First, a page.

This week’s EIA Weekly Petroleum Status Report indicated that inventories of commercial crude rose for the third-straight week, adding 1.1 million barrels to 431 million and now just two percent below normal for this time of year. The API reported that inventories rose by one million barrels while the WSJ survey predicted a gain of 2.2 million barrels. Refinery utilization unexpectedly ticked higher to 93.6 percent, up 2.1 from 91.5 percent the prior week. Total motor gasoline inventories increased by 1.6 million barrels to 214.6 million barrels, decreasing to six percent below average. Distillates increased 1.2 million barrels to 117.3 million barrels, now at 18 percent below normal. Crude oil stocks at the key Cushing, OK, hub rose 343,000 barrels to 25 million barrels, or 33 percent of capacity. Imports of crude were 6.95 million barrels vs 5.8 million barrels the prior week, while exports were 3.54 million barrels per day, up from 3.52 million barrels per day the prior week. Exports of refined products were 6.7 million barrels per day. Volumes withdrawn from the Strategic Petroleum Reserve were 6.7 million barrels, which dropped the total inventory to 427 million barrels. Total reserves of the government’s oil, which are at 1984 levels, are now less than the total commercial inventory. The U.S. government has now sold about 218 million barrels in the past year. Meanwhile, the DOE is offering another 10 million barrels of SPR oil for delivery in November. U.S. oil production held at 12.1 million barrels per day vs 10.6 million barrels per day last year at this time. The U.S. oil and gas rig count increased three rigs last week to 763 for the first rise in three weeks. Rates for Very Large Crude Carriers (VLCCs) from the U.S. Gulf Coast to China increased by 39 percent just since early August based upon increasing demand. The UAE has moved-up its target of five million barrels per day to 2025 from an original date of 2030. The Emirates were in a prior dispute with Saudi Arabia over their desire to produce as much as they can while oil is in demand, fearing a global move away from fossil fuels in the future. Seaborne barrels of Russian Urals fell to their lowest level since September despite heavily discounted prices. The pending EU boycott of Russian crude may only worsen their situation.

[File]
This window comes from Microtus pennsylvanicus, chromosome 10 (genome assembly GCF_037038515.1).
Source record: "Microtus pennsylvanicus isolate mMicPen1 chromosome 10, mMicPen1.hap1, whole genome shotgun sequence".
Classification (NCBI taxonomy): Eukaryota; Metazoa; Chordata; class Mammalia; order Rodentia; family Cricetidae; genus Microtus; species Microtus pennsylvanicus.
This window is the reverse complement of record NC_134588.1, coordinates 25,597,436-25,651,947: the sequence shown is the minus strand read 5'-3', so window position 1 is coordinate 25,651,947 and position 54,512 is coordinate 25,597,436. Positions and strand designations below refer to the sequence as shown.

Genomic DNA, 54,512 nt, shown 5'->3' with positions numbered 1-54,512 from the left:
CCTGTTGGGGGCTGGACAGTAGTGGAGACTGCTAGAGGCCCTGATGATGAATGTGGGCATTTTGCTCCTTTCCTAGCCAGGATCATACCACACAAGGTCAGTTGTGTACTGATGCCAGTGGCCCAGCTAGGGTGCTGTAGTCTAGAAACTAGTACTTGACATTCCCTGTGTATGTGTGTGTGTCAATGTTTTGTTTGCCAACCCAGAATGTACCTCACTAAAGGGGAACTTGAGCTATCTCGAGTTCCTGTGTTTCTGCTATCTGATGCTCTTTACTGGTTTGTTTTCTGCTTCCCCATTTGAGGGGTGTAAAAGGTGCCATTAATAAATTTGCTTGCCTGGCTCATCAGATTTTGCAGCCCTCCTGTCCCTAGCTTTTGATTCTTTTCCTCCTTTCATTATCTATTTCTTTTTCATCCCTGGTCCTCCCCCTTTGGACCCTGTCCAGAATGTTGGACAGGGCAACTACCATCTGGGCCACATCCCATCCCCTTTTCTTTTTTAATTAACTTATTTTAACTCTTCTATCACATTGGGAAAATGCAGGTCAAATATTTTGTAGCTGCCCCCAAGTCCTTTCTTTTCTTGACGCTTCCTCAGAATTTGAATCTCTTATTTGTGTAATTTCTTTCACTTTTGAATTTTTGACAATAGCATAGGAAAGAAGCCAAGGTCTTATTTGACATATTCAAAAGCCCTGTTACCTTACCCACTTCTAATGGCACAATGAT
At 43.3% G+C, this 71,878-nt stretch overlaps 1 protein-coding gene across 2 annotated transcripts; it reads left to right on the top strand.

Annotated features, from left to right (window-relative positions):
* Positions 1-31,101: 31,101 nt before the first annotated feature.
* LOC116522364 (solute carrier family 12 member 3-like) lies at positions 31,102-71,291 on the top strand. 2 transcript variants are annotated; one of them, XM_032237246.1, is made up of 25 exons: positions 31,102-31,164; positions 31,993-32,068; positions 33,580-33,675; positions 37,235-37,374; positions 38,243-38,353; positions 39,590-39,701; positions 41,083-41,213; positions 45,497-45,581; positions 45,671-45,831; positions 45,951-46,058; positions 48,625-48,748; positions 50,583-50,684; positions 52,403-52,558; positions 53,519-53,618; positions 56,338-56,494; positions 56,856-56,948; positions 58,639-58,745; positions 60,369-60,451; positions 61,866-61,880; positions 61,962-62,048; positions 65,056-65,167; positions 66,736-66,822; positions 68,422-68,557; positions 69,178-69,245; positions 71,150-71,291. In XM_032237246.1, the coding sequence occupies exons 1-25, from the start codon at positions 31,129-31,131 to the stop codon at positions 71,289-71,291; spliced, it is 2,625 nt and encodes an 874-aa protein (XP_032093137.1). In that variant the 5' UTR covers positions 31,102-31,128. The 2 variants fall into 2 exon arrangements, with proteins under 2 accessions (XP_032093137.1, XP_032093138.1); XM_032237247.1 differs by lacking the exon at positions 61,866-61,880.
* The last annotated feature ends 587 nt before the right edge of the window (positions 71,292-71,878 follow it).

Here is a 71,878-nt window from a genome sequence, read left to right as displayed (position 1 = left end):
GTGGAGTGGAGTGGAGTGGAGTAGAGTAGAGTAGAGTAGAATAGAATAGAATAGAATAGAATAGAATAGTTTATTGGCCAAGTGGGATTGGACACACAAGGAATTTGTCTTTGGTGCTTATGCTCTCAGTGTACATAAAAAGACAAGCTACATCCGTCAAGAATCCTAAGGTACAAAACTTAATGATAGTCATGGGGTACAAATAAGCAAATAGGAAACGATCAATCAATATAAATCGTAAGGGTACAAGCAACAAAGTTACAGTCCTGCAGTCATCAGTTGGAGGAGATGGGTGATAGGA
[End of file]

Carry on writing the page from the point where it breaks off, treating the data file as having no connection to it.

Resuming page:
While hurricane season has yet to impact the U.S. Gulf of Mexico, Hurricane Fiona has her sights set on Eastern Canada which could disrupt a 300,000 barrel per day refinery in New Brunswick. Still, forecasters indicate the U.S. could see a strong hurricane enter the Gulf of Mexico by mid-week. In a major ‘about face’, the UK has lifted the ban on hydrofracturing as the country tries to deal with its energy crisis. All three major stock indexes got pummeled this week on the interest rate hike report and look to settle lower week-on-week. The U.S. dollar gained strength on the inflation-curbing measure which resulted in keeping crude from gaining much ground.